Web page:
Considering the available information, the Aflion Shadow (Ink) Double Spring switch and the Durock T1 switch differ in sound and offer slightly different tactile feels. The Shadow switch has a clacky, high-pitched sound profile, while the T1 switch has a low-pitched sound reminiscent of rain falling on a window. Both switches share accented and stepped qualities, providing a medium amount of tactility with mild pre-travel and/or post-travel. However, the Shadow switch offers a sharper and snappier tactile feedback, while the T1 switch may provide a polished feel with reduced friction. Overall, if you enjoy a medium-high level of tactility and deep thocks in sound, the Shadow (Ink) Double Spring switch would be a great choice. If you prefer a medium bump and a rain-like sound, the Durock T1 switch would be a suitable option.
Try switches before you buy them
We understand that finding the perfect keyboard switches can be a challenging and time-consuming process. This led us to design Milktooth's try at-home program that allows you to sample and test different switches in the comfort of your own home, ensuring you make the right choice for your typing preferences.
You can try 10 switches at home for 5 days, and your switches come pre-installed on switch testers. Of course, you’re more than free to install them into your own board to try as well for the most representative typing experience.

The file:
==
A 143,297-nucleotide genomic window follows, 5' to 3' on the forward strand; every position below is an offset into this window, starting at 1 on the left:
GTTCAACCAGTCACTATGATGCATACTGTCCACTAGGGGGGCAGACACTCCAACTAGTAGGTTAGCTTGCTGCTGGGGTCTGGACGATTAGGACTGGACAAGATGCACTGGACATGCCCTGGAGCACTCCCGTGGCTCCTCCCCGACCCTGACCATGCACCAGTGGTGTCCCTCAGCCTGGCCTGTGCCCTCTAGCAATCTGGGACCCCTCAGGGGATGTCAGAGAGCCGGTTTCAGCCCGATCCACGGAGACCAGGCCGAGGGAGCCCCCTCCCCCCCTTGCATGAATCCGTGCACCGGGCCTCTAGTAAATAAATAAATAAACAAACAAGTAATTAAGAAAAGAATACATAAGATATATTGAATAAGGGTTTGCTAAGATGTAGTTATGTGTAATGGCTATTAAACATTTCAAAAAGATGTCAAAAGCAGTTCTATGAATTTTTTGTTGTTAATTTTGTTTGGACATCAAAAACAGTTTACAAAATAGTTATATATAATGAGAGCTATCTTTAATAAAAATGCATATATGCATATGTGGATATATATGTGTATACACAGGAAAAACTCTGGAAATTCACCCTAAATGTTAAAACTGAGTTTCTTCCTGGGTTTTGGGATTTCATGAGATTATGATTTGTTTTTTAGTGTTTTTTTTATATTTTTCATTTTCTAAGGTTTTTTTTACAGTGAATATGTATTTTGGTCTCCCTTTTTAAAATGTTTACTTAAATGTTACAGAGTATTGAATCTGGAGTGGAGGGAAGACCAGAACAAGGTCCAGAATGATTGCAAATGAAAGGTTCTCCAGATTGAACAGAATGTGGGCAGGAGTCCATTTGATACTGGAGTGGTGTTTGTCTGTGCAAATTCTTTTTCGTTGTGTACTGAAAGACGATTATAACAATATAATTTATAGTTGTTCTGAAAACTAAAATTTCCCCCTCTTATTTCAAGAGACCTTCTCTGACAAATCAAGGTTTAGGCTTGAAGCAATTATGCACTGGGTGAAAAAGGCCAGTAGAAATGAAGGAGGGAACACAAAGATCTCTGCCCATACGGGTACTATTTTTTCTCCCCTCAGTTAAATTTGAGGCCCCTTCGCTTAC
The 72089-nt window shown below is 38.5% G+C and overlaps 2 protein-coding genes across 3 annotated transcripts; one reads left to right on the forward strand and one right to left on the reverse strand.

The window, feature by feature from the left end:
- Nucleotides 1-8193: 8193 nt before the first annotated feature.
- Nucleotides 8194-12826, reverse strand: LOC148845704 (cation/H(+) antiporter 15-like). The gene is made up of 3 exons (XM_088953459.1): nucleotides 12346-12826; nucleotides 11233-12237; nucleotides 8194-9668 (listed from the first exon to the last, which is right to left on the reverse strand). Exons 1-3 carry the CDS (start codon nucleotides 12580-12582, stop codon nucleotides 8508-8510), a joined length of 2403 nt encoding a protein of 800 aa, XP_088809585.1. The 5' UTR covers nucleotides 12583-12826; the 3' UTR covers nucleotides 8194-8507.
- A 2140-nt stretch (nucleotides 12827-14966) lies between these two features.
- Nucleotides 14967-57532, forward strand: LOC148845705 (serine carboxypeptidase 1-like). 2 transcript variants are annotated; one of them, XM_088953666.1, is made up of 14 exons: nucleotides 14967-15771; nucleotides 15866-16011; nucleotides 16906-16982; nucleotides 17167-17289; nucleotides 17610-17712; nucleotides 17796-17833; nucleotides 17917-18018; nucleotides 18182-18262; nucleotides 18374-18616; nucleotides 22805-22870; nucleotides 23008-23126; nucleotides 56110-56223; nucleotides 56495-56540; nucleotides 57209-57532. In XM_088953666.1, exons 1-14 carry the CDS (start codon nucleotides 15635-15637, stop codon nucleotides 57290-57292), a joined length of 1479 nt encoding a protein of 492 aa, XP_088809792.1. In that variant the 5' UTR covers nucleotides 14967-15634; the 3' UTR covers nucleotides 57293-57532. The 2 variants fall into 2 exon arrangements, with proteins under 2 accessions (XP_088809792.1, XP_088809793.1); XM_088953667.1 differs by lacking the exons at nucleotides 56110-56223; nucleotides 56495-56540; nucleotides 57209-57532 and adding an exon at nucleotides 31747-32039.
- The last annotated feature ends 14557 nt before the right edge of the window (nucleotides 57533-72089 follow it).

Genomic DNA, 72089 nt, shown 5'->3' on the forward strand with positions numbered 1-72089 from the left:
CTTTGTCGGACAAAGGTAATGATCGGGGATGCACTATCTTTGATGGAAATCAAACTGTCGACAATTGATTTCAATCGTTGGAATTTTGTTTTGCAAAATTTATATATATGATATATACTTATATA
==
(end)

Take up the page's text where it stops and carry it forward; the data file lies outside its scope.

Gone are the days of going through countless forums and reviews to find the ideal switches. Now, you can experience the tactile feedback, actuation points, and sound profiles firsthand, empowering you to make an informed decision without any pressure or time constraints.
We understand the importance of finding the perfect typing experience, and our try at-home program eliminates the risk of making a costly mistake. Experiment with different switch variants, test them in various typing scenarios, and fine-tune your keyboard to match your individual preferences.
The try at-home program costs only $10, which includes shipping both ways. By trying before you buy, you can make the most informed purchasing decision possible. Simply click the "try at home" button on any given switch webpage to get started.
In summary, if you are seeking a tactile switch with a medium-high level of tactility and enjoy the deep, resonating thocks when typing, the Shadow (Ink) Double Spring switch is perfect for you. It offers a medium-bottom out force of 63 grams and provides a sharp and snappy clacky sound when pressed. The feel of this switch is characterized by its sharp, accented, snappy, bouncy, and stepped qualities, making each keypress distinct and lively.
On the other hand, if you prioritize comfort and enjoy a medium bump when typing with a sound reminiscent of rain falling on the window, the Durock T1 switch is a great option. It has a slightly higher bottom out force of 67 grams, making it medium-heavy. The T1 switch produces a low-pitched sound, providing a more bass-heavy and mellow tone. The feel of the T1 switch is described as stepped, accented, and polished, offering a smooth and refined typing experience.
Ultimately, the choice between the Shadow (Ink) Double Spring and the Durock T1 switches depends on your personal preferences. Consider whether you prefer a sharper and clacky sound with distinct keypress feedback (Shadow) or a mellower sound with a smooth and comfortable typing experience (T1). Both switches offer different qualities and cater to different preferences.